Location: Civic Square, Wellington
9 Colonial Cottage Museum
Wellington's oldest surviving original cottage was built by William Wallis in the 1850s as a home for his family. It has been painstakingly preserved with many of the Wallis furniture and fixtures in place to recreate the ambience of family life in New Zealand's pioneering era, while outside is an organic heritage garden. Entry to the house is via a guided tour (four times daily) that allows visitors a taste of colonial Wellington and details the history of the Wallis family who lived here for three generations. The garden area is open to tourists throughout the day.
Address: 68 Nairn Street, Wellington
10 Princess Bay
Nine kilometers south of the central city, in the Houghton Bay district, is the sandy cove of Princess Bay. This sheltered sweep of sand with plenty of rock pools is a favorite swimming and picnicking spot for locals during weekends in the summer months. On a clear day, the beach affords excellent views that can stretch across to the South Island. A short coastal track above the beach runs to a lookout point with even better views and is popular strolling territory in the late afternoon.
Address: The Esplanade, Houghton Bay, Wellington
11 Matiu Island
For nature lovers looking for a secluded getaway close to the city, Matiu Island (also known as Somes Island) in Wellington Harbour offers up a heady dose of wild New Zealand landscapes. During the pre-European era, Matiu Island was occupied by Maori. During the modern era, it was used as a quarantine station, internment camp, and military installation until being turned over to New Zealand's Department of Conservation as a nature reserve. For both day-trippers and overnighters, the island has a series of short hiking trails up to its highest point, with World War II gun emplacements, and around the its perimeter, all with excellent views across to the mainland. Regular daily ferries depart from Queens Wharf to the island, and a campsite accommodates overnighters.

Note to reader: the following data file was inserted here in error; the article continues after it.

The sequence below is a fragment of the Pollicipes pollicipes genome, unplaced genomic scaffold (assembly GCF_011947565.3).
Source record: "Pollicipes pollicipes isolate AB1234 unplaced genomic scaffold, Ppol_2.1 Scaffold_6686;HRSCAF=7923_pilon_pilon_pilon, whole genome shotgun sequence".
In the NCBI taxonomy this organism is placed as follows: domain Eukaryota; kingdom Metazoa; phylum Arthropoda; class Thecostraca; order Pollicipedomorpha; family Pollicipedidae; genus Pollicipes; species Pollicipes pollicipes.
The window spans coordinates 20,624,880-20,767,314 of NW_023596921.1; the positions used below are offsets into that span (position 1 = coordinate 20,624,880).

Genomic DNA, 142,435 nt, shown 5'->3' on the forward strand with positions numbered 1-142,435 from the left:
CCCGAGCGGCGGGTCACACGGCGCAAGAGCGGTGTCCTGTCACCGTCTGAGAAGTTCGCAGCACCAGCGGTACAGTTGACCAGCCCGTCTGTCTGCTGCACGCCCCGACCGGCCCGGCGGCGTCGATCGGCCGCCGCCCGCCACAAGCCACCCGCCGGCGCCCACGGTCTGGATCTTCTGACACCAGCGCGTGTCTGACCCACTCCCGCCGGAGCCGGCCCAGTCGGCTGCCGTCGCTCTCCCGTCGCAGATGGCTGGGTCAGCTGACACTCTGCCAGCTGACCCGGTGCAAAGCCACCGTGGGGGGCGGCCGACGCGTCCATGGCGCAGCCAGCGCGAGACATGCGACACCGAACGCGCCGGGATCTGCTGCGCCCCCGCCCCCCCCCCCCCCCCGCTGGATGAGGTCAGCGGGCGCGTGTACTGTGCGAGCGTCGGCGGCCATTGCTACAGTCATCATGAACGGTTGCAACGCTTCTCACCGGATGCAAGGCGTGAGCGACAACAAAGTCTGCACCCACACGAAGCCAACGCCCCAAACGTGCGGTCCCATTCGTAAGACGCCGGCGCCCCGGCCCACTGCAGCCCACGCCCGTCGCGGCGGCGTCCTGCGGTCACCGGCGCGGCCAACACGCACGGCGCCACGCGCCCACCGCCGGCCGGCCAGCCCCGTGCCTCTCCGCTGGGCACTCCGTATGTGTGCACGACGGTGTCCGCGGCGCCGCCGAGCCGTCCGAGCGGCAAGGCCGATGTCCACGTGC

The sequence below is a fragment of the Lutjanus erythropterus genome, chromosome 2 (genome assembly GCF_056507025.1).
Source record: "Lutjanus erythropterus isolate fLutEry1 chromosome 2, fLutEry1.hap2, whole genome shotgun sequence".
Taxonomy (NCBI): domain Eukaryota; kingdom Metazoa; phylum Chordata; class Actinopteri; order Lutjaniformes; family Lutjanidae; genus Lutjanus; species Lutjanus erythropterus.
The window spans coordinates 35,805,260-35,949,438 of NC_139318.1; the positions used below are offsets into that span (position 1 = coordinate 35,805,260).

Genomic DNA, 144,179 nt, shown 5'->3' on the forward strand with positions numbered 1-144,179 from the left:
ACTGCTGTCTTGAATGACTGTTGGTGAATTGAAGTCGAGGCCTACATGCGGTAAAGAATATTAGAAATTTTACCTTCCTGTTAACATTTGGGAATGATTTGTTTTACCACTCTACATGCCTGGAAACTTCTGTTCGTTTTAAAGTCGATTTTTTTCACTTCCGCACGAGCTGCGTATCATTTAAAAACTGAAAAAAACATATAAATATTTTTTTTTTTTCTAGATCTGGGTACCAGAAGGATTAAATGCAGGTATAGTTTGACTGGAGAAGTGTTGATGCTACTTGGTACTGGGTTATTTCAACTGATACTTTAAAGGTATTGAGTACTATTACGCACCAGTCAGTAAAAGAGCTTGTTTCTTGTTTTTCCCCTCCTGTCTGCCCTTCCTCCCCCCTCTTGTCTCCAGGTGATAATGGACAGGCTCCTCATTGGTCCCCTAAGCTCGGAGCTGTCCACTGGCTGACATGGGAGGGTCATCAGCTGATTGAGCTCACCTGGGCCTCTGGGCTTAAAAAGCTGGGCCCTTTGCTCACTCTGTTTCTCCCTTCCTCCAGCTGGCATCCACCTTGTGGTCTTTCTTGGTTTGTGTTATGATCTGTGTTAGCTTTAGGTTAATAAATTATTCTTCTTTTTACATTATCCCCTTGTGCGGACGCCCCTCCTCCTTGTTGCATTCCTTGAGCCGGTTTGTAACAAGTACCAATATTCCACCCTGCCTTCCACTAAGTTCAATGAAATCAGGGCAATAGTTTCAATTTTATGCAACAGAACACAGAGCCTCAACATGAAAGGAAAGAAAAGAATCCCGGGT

Location: Wellington Harbour
12 Wellington Zoo
Wellington Zoo is the oldest zoo in New Zealand, established in 1906, and is well known for its conservation efforts. If you have little ones in tow, this is an excellent place to see some of New Zealand's wildlife up close, especially shy animals such as the kiwi bird (the country's national emblem) and the tuatara reptile. There are also plenty of well-maintained enclosures for animals from across the world including the Malayan sun bear and the giraffe, monkey, chimpanzee, meerkat, and big cats. The zoo's animal hospital, known as The Nest, can be visited to see the work of the zoo's veterinarian staff.
Address: 200 Daniell Street, Wellington
13 Mount Victoria
Immediately east of the city center is Mount Victoria (196 meters high) that offers fantastic views over the cityscape, although it can be extremely windy on top. A narrow winding road, signposted "Lookout," runs up from Oriental Bay to the Byrd Memorial below the viewing platform. From the terrace on the summit there is a magnificent panorama of the broad city, the harbor, and Cook Strait in one direction and Kelburn Park with the university buildings in the other. The Byrd Memorial commemorates the American aviator, Richard Byrd, who in 1929 made the first flight over the South Pole from his base in New Zealand
Address: Access off Kent Terrace, Wellington
14 Wellington Waterfront
Wellington's waterfront area is an attractive district right in the hub of the central city. Both Queen's Wharf and Frank Kitts Park are surrounded by fine buildings, including the Civic Centre and the Museum of New Zealand. From Frank Kitts Park, there is a good view of Wellington Harbour, and the park hosts a market every Saturday. There are plenty of cafés and restaurants in this area, so it's a great place for a pit stop while strolling the central city.
Address: Jervois Quay